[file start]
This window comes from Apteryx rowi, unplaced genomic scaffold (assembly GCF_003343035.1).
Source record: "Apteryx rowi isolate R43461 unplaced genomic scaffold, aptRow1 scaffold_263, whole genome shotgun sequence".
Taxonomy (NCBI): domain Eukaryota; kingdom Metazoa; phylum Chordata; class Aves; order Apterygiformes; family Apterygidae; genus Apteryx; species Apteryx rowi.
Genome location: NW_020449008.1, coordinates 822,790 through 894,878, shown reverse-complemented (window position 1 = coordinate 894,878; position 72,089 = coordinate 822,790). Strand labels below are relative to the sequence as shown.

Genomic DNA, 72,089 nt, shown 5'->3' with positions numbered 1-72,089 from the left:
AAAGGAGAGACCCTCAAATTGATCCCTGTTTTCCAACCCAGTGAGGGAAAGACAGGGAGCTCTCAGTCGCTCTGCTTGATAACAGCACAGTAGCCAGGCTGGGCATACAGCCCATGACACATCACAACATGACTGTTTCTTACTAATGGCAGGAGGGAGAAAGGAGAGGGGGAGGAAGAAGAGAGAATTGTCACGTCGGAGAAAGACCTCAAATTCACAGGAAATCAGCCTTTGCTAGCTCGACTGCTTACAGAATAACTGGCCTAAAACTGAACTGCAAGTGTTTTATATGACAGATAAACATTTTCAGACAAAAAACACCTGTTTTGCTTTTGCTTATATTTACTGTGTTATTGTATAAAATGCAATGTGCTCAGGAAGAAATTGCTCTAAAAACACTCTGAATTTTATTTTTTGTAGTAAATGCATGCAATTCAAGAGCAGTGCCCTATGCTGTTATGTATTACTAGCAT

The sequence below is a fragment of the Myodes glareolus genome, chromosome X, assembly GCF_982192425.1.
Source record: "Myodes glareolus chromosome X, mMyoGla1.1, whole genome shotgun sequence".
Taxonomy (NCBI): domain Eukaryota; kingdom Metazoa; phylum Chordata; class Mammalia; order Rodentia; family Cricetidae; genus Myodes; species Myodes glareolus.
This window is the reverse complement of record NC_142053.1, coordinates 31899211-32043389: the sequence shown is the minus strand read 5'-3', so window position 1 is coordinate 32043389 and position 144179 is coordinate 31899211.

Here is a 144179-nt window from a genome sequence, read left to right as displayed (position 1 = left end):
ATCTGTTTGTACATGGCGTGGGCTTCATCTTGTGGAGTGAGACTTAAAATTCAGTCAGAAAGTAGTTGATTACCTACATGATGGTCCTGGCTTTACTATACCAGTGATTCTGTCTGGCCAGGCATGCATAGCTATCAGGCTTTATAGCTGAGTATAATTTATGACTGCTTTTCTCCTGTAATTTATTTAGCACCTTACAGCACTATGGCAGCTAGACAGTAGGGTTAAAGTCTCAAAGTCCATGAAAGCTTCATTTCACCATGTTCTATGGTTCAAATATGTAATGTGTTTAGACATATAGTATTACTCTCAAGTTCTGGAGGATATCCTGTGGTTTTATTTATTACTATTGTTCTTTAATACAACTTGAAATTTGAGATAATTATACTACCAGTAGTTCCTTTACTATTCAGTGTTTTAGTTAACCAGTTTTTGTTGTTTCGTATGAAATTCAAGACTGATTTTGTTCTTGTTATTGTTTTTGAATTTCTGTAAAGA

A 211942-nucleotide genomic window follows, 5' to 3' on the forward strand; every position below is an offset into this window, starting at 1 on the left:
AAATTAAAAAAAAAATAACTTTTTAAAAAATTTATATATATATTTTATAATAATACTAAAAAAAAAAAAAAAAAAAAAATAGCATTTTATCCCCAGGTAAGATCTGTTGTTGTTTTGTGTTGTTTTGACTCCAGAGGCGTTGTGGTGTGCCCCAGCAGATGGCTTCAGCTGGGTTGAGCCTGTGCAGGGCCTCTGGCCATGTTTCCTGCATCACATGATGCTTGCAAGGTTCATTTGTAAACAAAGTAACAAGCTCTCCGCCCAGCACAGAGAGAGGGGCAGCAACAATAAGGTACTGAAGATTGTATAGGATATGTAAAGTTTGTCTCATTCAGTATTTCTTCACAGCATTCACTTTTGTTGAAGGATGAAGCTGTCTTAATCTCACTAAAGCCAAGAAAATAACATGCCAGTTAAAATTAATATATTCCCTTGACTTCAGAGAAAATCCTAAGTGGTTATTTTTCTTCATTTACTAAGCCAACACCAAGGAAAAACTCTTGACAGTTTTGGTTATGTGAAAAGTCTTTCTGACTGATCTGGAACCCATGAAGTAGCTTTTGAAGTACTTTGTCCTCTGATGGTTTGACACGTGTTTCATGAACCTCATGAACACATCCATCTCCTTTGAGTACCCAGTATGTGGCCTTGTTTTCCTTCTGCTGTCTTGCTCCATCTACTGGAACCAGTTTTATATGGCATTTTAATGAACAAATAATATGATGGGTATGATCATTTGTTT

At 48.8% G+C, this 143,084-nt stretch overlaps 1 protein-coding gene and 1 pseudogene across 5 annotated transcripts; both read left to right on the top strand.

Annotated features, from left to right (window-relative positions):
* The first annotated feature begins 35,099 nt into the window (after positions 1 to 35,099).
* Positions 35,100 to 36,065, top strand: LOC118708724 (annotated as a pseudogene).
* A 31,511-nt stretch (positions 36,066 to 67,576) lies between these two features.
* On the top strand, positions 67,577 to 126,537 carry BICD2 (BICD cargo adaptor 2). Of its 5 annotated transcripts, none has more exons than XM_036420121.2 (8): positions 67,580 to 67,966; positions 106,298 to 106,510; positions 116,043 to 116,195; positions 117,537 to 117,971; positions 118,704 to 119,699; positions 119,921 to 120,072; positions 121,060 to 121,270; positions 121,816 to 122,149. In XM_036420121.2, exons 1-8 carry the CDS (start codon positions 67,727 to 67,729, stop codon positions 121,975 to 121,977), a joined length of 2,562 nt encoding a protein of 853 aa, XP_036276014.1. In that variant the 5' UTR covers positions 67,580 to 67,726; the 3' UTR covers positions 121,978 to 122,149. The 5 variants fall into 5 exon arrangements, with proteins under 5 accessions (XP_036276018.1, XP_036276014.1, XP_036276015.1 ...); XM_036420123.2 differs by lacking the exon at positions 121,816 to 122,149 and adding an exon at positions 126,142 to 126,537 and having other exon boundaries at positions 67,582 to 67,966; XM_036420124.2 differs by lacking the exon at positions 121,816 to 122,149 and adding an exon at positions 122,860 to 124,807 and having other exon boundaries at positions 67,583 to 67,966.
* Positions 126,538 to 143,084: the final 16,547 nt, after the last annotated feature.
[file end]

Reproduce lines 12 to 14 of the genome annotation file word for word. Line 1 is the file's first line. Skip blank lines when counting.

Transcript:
ATCTGTTTGTACATGGCGTGGGCTTCATCTTGTGGAGTGAGACTTAAAATTCAGTCAGAAAGTAGTTGATTACCTACATGATGGTCCTGGCTTTACTATACCAGTGATTCTGTCTGGCCAGGCATGCATAGCTATCAGGCTTTATAGCTGAGTATAATTTATGACTGCTTTTCTCCTGTAATTTATTTAGCACCTTACAGCACTATGGCAGCTAGACAGTAGGGTTAAAGTCTCAAAGTCCATGAAAGCTTCATTTCACCATGTTCTATGGTTCAAATATGTAATGTGTTTAGACATATAGTATTACTCTCAAGTTCTGGAGGATATCCTGTGGTTTTATTTATTACTATTGTTCTTTAATACAACTTGAAATTTGAGATAATTATACTACCAGTAGTTCCTTTACTATTCAGTGTTTTAGTTAACCAGTTTTTGTTGTTTCGTATGAAATTCAAGACTGATTTTGTTCTTGTTATTGTTTTTGAATTTCTGTAAAGA

A 211942-nucleotide genomic window follows, 5' to 3' on the forward strand; every position below is an offset into this window, starting at 1 on the left:
AAATTAAAAAAAAAATAACTTTTTAAAAAATTTATATATATATTTTATAATAATACTAAAAAAAAAAAAAAAAAAAAAATAGCATTTTATCCCCAGGTAAGATCTGTTGTTGTTTTGTGTTGTTTTGACTCCAGAGGCGTTGTGGTGTGCCCCAGCAGATGGCTTCAGCTGGGTTGAGCCTGTGCAGGGCCTCTGGCCATGTTTCCTGCATCACATGATGCTTGCAAGGTTCATTTGTAAACAAAGTAACAAGCTCTCCGCCCAGCACAGAGAGAGGGGCAGCAACAATAAGGTACTGAAGATTGTATAGGATATGTAAAGTTTGTCTCATTCAGTATTTCTTCACAGCATTCACTTTTGTTGAAGGATGAAGCTGTCTTAATCTCACTAAAGCCAAGAAAATAACATGCCAGTTAAAATTAATATATTCCCTTGACTTCAGAGAAAATCCTAAGTGGTTATTTTTCTTCATTTACTAAGCCAACACCAAGGAAAAACTCTTGACAGTTTTGGTTATGTGAAAAGTCTTTCTGACTGATCTGGAACCCATGAAGTAGCTTTTGAAGTACTTTGTCCTCTGATGGTTTGACACGTGTTTCATGAACCTCATGAACACATCCATCTCCTTTGAGTACCCAGTATGTGGCCTTGTTTTCCTTCTGCTGTCTTGCTCCATCTACTGGAACCAGTTTTATATGGCATTTTAATGAACAAATAATATGATGGGTATGATCATTTGTTT